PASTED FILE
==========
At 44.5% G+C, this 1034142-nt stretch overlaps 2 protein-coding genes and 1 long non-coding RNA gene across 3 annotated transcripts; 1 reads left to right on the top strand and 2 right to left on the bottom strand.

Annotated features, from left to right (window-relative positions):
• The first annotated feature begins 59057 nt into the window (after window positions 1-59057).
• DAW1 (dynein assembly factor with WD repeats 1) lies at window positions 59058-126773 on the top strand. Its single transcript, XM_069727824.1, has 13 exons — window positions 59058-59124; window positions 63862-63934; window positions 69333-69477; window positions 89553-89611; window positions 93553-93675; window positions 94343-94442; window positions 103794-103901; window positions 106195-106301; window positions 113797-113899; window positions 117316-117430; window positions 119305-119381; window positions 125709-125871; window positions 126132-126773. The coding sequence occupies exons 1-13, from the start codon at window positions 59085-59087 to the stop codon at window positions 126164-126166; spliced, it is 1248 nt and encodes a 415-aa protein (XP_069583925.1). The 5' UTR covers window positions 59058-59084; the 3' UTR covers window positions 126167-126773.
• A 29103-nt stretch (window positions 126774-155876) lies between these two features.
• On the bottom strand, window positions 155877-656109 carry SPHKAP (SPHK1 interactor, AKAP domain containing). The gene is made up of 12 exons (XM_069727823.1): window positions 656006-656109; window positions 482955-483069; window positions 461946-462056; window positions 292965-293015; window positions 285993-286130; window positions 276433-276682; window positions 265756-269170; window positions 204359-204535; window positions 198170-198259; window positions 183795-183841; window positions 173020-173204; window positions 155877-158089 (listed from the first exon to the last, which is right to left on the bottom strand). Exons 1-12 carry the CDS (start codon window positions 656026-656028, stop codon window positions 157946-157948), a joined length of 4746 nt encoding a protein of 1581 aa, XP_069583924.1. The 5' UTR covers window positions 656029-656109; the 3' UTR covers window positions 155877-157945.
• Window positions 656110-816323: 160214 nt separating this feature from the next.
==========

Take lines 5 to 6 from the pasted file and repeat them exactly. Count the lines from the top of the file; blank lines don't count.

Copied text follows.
• A 29103-nt stretch (window positions 126774-155876) lies between these two features.
• On the bottom strand, window positions 155877-656109 carry SPHKAP (SPHK1 interactor, AKAP domain containing). The gene is made up of 12 exons (XM_069727823.1): window positions 656006-656109; window positions 482955-483069; window positions 461946-462056; window positions 292965-293015; window positions 285993-286130; window positions 276433-276682; window positions 265756-269170; window positions 204359-204535; window positions 198170-198259; window positions 183795-183841; window positions 173020-173204; window positions 155877-158089 (listed from the first exon to the last, which is right to left on the bottom strand). Exons 1-12 carry the CDS (start codon window positions 656026-656028, stop codon window positions 157946-157948), a joined length of 4746 nt encoding a protein of 1581 aa, XP_069583924.1. The 5' UTR covers window positions 656029-656109; the 3' UTR covers window positions 155877-157945.